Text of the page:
Apex Honors Student Achievement
May 4, 2016 | Stacey Ortman
Emily Benson, a senior nursing major at University of Dubuque, shares her research on animal-facilitated therapy as a complementary treatment in pain control during Apex: Celebration of Student Scholarship and Creativity.
DUBUQUE, Iowa – Emily Benson spent months researching the benefits of animal-facilitated therapy for people in pain. In April, with a family dog named Lilly by her side, she shared information about those benefits.
“Evidence-based practice supports that animals can reduce pain,” Benson said.
University of Dubuque honored undergraduate student research, service learning, and creativity at the fourth annual Apex: Celebration of Student Scholarship and Creativity held April 26-28. More than 300 students presented over 100 posters and other presentations in Heritage Center on campus.
“Apex is really cool, because it brings to light the stuff students are doing,” said Benson, a senior nursing major from DeWitt, Iowa, and vice president of the UD Student Nursing Association.
Benson’s poster highlighted how animal-facilitated therapy can serve as a complementary treatment in pain control. She said the presence of animals may help lead to faster recoveries.
“I know animals reduce my pain,” Benson said.
While Benson brought a four-legged friend to Apex, another student brought a water bottle.
Ainsley Billesbach, a senior nursing major from Belvidere, Illinois, researched effective ways to rehydrate after dehydration, such as drinking Pedialyte. She said people can prevent dehydration by adopting a hydration schedule and knowing how much water they should drink each day. Billesbach said the equation to determine how many ounces of water to drink per day is to divide your body weight in half.
As people gathered around her poster, Billesbach reflected on the opportunities Apex provided.
“It’s an awesome way to network with people and discuss what you know,” she said.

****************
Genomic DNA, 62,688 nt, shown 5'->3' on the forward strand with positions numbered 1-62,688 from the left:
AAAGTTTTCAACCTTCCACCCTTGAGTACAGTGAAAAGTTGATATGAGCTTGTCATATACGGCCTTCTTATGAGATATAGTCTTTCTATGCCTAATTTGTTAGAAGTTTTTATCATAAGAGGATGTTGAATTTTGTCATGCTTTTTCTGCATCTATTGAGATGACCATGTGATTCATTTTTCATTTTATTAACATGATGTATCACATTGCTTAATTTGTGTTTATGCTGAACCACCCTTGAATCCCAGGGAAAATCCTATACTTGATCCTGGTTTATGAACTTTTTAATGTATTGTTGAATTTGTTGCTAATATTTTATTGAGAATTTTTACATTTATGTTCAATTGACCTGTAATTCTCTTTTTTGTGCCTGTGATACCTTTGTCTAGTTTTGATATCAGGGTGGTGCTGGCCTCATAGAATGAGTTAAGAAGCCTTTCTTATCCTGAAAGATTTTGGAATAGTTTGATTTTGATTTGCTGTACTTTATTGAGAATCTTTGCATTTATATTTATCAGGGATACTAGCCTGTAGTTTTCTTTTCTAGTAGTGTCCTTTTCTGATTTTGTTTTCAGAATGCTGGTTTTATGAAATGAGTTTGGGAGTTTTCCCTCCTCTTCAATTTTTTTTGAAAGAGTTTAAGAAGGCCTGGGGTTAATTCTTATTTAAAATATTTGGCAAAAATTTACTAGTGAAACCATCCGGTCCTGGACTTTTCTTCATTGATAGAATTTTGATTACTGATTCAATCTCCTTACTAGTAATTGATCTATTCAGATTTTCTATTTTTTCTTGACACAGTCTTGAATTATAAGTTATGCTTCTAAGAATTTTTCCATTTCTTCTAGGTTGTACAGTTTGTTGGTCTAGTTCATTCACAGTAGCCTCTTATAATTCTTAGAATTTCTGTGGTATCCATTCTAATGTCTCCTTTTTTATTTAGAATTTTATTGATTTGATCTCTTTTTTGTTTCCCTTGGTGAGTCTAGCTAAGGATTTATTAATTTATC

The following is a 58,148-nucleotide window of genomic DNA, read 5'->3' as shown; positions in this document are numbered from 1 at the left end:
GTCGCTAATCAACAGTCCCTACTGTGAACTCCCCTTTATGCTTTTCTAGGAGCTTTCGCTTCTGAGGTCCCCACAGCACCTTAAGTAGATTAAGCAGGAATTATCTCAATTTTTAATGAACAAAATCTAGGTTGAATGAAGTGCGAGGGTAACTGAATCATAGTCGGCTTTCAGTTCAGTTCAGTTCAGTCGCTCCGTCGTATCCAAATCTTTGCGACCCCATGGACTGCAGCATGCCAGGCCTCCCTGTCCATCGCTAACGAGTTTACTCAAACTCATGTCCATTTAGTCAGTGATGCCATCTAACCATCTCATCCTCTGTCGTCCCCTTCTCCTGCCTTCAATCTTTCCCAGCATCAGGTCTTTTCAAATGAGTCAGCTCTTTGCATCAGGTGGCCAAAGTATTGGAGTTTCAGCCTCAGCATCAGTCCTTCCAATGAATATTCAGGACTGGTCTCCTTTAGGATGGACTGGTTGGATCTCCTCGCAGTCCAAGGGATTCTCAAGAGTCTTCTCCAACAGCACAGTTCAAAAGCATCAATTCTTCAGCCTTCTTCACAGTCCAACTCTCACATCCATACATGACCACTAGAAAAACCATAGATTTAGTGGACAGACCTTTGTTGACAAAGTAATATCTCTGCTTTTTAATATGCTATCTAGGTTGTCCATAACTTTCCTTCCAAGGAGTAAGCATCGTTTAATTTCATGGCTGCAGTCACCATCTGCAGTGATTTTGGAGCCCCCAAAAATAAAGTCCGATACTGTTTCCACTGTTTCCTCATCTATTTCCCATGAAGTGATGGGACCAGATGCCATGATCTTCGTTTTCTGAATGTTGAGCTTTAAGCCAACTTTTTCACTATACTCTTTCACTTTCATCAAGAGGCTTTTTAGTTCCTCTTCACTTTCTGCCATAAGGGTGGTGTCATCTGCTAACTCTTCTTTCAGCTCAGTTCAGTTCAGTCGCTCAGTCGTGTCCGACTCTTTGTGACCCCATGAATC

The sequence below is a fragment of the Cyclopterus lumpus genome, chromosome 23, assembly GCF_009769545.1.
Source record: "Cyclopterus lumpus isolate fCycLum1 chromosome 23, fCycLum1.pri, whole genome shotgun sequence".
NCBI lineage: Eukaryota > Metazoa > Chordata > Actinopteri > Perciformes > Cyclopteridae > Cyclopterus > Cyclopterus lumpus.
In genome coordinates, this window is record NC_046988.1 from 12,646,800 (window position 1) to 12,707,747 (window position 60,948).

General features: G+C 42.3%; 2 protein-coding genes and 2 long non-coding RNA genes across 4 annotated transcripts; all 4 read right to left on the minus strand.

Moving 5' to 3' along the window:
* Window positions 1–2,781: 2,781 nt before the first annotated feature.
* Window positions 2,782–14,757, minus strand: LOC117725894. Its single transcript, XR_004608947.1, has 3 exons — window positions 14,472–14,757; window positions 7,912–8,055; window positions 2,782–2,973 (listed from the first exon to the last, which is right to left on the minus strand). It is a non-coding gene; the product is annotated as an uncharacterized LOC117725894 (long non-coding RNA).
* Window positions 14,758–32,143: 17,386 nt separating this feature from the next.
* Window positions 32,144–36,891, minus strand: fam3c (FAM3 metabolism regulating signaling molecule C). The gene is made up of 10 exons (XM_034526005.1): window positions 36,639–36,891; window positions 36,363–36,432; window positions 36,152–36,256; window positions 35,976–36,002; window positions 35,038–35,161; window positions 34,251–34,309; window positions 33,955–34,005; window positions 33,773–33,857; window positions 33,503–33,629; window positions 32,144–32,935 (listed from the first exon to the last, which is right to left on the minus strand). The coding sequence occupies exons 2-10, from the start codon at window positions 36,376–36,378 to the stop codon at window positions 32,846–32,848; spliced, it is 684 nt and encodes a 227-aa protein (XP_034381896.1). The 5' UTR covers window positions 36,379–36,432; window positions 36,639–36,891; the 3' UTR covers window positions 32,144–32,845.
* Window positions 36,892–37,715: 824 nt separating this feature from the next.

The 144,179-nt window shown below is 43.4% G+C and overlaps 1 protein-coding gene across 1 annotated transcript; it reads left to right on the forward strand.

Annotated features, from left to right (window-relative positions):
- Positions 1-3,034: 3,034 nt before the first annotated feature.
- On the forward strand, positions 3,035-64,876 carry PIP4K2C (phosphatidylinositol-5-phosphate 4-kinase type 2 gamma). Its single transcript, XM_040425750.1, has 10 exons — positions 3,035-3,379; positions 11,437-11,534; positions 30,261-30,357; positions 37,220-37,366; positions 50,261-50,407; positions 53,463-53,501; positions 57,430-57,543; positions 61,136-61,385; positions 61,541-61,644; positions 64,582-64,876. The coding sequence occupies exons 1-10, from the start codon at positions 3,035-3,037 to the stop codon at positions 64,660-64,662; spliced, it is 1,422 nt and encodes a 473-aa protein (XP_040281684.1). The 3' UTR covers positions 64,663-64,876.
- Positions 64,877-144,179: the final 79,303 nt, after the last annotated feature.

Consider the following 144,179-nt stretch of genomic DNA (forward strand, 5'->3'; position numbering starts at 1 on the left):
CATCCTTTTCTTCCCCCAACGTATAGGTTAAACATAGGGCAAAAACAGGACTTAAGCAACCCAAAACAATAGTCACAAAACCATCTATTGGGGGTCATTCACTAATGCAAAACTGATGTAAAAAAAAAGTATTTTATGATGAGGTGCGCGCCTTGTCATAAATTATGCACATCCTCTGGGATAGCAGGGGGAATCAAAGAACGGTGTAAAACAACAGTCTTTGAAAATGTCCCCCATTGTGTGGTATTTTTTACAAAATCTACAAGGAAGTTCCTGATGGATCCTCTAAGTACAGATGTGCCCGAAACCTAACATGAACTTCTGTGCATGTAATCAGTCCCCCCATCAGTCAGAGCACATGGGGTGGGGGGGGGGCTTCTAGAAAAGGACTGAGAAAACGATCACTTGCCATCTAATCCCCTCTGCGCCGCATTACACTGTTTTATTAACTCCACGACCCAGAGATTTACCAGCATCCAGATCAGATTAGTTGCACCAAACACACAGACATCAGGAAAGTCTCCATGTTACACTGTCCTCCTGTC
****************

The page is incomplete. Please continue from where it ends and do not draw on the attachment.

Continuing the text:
Apex also included a keynote presentation and Honors Convocation.
Laura Kramer (C’11) was nervous about returning to UD as the Apex keynote speaker.
“I’ll be honest, it was incredibly nerve-wracking. I dreaded it, but I knew I had to do it,” she said.
Kramer, assistant producer at LBC radio in London and culture writer for The Upcoming, presented “Movers and Mentors: From Dubuque to London” in Babka Theatre on April 27.
Before her current career, Kramer worked on award-winning documentaries for broadcasters such as PBS FRONTLINE, BBC, and Al Jazeera. One of the films she worked on as an assistant producer, “ISIS in Afghanistan,” recently won a Peabody Award for excellence in documentary filmmaking.
During her speech, Kramer advised students to take the pressure off themselves, focus on their interests, and follow those interests to a career. She said students should make their own decisions.
“I just thought about how I was in their position,” Kramer said after the keynote. “I really felt a lot of pressure to know exactly what I would go for after graduation.”
She followed her interests – travel and journalism – from Dubuque to her current career in London.
The 2016 Honors Convocation celebrated student achievement. Here is a sampling of the awards given in the John and Alice Butler Hall on April 28:
University Leadership Award – Zach Marotta, a senior secondary education major with endorsements in chemistry, math, all science, and coaching
Student Government Association Student of the Year Award – Zach Marotta
Senior Academic Athletic Award – Jessie Kirkwood, a senior human health science major
Student Organization of the Year Award – “The Belltower,” publishers ofthe student newspaper
Student Organization Advisor of the Year Award – Dr. Jessica Schreyer, “The Belltower” advisor, associate professor of English, and writing program administrator
Student Government Association Staff of the Year Award – Jane Herbst, safety and security officer
Student Government Association Faculty of the Year Award: Alan Garfield, chair and professor of computer graphics and interactive media